Tracy Battaglia

Medicine, MED; Epidemiology, SPH

BA Boston University College of Liberal Arts, Boston MA, Magna cum Laude, Psychology
MD Boston University School of Medicine, Boston MA
MPH Boston University School of Public Health, Boston MA

Associate Professor, Medicine, School of Medicine; Epidemiology, School of Public Health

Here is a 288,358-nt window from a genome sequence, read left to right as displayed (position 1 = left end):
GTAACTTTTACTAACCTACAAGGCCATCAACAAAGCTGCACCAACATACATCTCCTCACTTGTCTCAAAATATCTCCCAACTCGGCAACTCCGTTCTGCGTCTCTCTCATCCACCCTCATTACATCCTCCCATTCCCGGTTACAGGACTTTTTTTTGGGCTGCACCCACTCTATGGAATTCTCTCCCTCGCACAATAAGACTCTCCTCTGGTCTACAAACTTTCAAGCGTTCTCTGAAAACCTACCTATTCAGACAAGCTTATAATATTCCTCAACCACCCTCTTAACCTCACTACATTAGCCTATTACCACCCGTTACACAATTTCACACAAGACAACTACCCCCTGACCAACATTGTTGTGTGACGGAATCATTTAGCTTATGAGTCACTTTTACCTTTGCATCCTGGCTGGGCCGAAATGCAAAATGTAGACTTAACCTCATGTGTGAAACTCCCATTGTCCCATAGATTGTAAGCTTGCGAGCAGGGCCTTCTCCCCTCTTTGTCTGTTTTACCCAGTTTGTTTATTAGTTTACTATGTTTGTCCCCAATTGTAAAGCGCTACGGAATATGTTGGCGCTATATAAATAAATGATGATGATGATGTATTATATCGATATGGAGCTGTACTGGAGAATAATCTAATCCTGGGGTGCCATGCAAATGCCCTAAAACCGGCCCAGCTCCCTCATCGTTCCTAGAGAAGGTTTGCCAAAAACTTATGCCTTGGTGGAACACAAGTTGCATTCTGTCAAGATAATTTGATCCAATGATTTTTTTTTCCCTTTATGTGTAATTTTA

Tracy Battaglia, MD MPH is an Associate Professor of Medicine and Epidemiology at Boston University Schools of Medicine and Public Health where she serves as the Director of the Women’s Health Unit, a DHHS designated Center of Excellence in Women’s Health. As a practicing internist and breast health specialist at Boston Medical Center, the largest safety net medical center in New England, her approach to addressing health disparities focuses largely on engaging the community as partners. She has 20 years of experience designing, implementing and evaluating community-engaged research in pursuit of health equity. Her approach is informed by her own experience as a two time cancer survivor. A pioneer in the development of oncology Patient Navigation programs that target under-resourced cancer patients, Dr. Battaglia has contributed to the scientific evidence solidifying the impact of navigation on reducing delays across the continuum of cancer care. As Director of the Community Engagement Program for the Boston University Clinical and Translational Science Award, she is responsible for creating a research environment that supports community engagement in all aspects of translational science. She is currently leading a cooperative study funded by the National Center to Advance Translational Science (NCATS) in partnership with the four Massachusetts Clinical and Translational Science Award (CTSA) hubs (Boston University, Harvard University, Tufts University and University of Massachusetts) to support a City-wide dissemination study to reduce breast cancer disparities through a patient navigation network. Dr. Battaglia has recently expanded her focus to partner with addiction scientist to address the opioid crisis across our state. Her expertise in community engaged research methods and the networks she have developed provide the community infrastructure for the recently funded HEAL award from NIDA (UM1DA049412) for which she lead the Community Engagement Core.

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